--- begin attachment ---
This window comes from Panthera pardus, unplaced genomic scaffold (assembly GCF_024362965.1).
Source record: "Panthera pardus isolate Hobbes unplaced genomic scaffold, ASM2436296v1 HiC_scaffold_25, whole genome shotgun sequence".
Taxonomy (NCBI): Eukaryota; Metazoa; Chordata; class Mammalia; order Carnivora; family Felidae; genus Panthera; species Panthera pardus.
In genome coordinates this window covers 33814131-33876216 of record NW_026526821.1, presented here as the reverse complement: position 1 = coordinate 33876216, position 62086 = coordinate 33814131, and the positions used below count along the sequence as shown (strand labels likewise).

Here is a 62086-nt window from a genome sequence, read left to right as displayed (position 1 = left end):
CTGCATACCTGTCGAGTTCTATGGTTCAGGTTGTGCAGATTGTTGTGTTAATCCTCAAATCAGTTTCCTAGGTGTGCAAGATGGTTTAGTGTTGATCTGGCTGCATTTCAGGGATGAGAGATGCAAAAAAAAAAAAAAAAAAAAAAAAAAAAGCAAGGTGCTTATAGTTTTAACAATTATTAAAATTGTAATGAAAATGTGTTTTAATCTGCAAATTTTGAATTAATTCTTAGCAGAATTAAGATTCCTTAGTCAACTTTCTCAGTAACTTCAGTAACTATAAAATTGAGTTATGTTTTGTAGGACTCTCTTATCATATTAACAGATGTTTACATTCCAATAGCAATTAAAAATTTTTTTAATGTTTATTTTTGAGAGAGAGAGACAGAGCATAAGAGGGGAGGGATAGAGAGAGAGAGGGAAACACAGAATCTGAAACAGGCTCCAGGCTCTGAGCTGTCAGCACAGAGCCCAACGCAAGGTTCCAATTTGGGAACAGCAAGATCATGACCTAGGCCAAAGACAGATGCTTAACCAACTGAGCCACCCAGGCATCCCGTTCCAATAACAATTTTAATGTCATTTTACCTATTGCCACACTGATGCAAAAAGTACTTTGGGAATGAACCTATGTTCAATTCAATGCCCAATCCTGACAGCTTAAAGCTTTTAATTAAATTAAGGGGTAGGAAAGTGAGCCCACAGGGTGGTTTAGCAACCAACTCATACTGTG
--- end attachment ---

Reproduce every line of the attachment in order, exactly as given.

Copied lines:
This window comes from Panthera pardus, unplaced genomic scaffold (assembly GCF_024362965.1).
Source record: "Panthera pardus isolate Hobbes unplaced genomic scaffold, ASM2436296v1 HiC_scaffold_25, whole genome shotgun sequence".
Taxonomy (NCBI): Eukaryota; Metazoa; Chordata; class Mammalia; order Carnivora; family Felidae; genus Panthera; species Panthera pardus.
In genome coordinates this window covers 33814131-33876216 of record NW_026526821.1, presented here as the reverse complement: position 1 = coordinate 33876216, position 62086 = coordinate 33814131, and the positions used below count along the sequence as shown (strand labels likewise).

Here is a 62086-nt window from a genome sequence, read left to right as displayed (position 1 = left end):
CTGCATACCTGTCGAGTTCTATGGTTCAGGTTGTGCAGATTGTTGTGTTAATCCTCAAATCAGTTTCCTAGGTGTGCAAGATGGTTTAGTGTTGATCTGGCTGCATTTCAGGGATGAGAGATGCAAAAAAAAAAAAAAAAAAAAAAAAAAAAGCAAGGTGCTTATAGTTTTAACAATTATTAAAATTGTAATGAAAATGTGTTTTAATCTGCAAATTTTGAATTAATTCTTAGCAGAATTAAGATTCCTTAGTCAACTTTCTCAGTAACTTCAGTAACTATAAAATTGAGTTATGTTTTGTAGGACTCTCTTATCATATTAACAGATGTTTACATTCCAATAGCAATTAAAAATTTTTTTAATGTTTATTTTTGAGAGAGAGAGACAGAGCATAAGAGGGGAGGGATAGAGAGAGAGAGGGAAACACAGAATCTGAAACAGGCTCCAGGCTCTGAGCTGTCAGCACAGAGCCCAACGCAAGGTTCCAATTTGGGAACAGCAAGATCATGACCTAGGCCAAAGACAGATGCTTAACCAACTGAGCCACCCAGGCATCCCGTTCCAATAACAATTTTAATGTCATTTTACCTATTGCCACACTGATGCAAAAAGTACTTTGGGAATGAACCTATGTTCAATTCAATGCCCAATCCTGACAGCTTAAAGCTTTTAATTAAATTAAGGGGTAGGAAAGTGAGCCCACAGGGTGGTTTAGCAACCAACTCATACTGTG